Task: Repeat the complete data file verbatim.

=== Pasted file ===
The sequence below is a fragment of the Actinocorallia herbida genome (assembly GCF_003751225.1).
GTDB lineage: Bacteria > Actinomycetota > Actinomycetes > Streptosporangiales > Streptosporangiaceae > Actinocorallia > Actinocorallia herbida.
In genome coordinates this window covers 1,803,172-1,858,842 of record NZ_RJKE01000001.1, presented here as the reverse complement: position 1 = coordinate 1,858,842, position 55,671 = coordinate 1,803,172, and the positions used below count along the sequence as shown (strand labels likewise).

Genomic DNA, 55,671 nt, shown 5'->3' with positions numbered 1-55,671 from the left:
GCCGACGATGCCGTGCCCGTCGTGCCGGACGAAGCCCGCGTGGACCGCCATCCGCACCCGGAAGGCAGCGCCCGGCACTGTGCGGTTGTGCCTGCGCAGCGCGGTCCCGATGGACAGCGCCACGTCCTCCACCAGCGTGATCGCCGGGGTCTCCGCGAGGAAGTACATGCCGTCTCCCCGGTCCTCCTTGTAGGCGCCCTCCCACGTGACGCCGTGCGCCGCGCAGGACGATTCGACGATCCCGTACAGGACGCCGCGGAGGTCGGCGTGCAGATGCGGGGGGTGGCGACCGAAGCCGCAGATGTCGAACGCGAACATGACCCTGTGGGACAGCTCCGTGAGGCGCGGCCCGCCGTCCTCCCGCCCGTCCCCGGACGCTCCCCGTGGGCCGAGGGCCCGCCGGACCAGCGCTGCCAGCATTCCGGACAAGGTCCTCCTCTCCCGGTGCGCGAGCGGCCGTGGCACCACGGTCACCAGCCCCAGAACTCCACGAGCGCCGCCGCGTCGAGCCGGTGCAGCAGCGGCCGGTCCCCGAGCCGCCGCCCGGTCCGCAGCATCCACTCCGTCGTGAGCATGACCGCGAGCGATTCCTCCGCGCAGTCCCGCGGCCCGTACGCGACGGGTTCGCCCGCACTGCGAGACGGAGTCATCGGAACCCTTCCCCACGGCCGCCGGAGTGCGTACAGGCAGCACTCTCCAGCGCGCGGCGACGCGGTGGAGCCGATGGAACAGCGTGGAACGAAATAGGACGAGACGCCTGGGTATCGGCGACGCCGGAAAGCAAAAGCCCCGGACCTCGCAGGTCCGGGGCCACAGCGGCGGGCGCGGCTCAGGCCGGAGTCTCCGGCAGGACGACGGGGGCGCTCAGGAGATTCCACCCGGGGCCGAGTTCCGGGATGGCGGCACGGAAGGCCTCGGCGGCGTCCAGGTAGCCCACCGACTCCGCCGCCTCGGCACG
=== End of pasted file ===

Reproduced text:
The sequence below is a fragment of the Actinocorallia herbida genome (assembly GCF_003751225.1).
GTDB lineage: Bacteria > Actinomycetota > Actinomycetes > Streptosporangiales > Streptosporangiaceae > Actinocorallia > Actinocorallia herbida.
In genome coordinates this window covers 1,803,172-1,858,842 of record NZ_RJKE01000001.1, presented here as the reverse complement: position 1 = coordinate 1,858,842, position 55,671 = coordinate 1,803,172, and the positions used below count along the sequence as shown (strand labels likewise).

Genomic DNA, 55,671 nt, shown 5'->3' with positions numbered 1-55,671 from the left:
GCCGACGATGCCGTGCCCGTCGTGCCGGACGAAGCCCGCGTGGACCGCCATCCGCACCCGGAAGGCAGCGCCCGGCACTGTGCGGTTGTGCCTGCGCAGCGCGGTCCCGATGGACAGCGCCACGTCCTCCACCAGCGTGATCGCCGGGGTCTCCGCGAGGAAGTACATGCCGTCTCCCCGGTCCTCCTTGTAGGCGCCCTCCCACGTGACGCCGTGCGCCGCGCAGGACGATTCGACGATCCCGTACAGGACGCCGCGGAGGTCGGCGTGCAGATGCGGGGGGTGGCGACCGAAGCCGCAGATGTCGAACGCGAACATGACCCTGTGGGACAGCTCCGTGAGGCGCGGCCCGCCGTCCTCCCGCCCGTCCCCGGACGCTCCCCGTGGGCCGAGGGCCCGCCGGACCAGCGCTGCCAGCATTCCGGACAAGGTCCTCCTCTCCCGGTGCGCGAGCGGCCGTGGCACCACGGTCACCAGCCCCAGAACTCCACGAGCGCCGCCGCGTCGAGCCGGTGCAGCAGCGGCCGGTCCCCGAGCCGCCGCCCGGTCCGCAGCATCCACTCCGTCGTGAGCATGACCGCGAGCGATTCCTCCGCGCAGTCCCGCGGCCCGTACGCGACGGGTTCGCCCGCACTGCGAGACGGAGTCATCGGAACCCTTCCCCACGGCCGCCGGAGTGCGTACAGGCAGCACTCTCCAGCGCGCGGCGACGCGGTGGAGCCGATGGAACAGCGTGGAACGAAATAGGACGAGACGCCTGGGTATCGGCGACGCCGGAAAGCAAAAGCCCCGGACCTCGCAGGTCCGGGGCCACAGCGGCGGGCGCGGCTCAGGCCGGAGTCTCCGGCAGGACGACGGGGGCGCTCAGGAGATTCCACCCGGGGCCGAGTTCCGGGATGGCGGCACGGAAGGCCTCGGCGGCGTCCAGGTAGCCCACCGACTCCGCCGCCTCGGCACG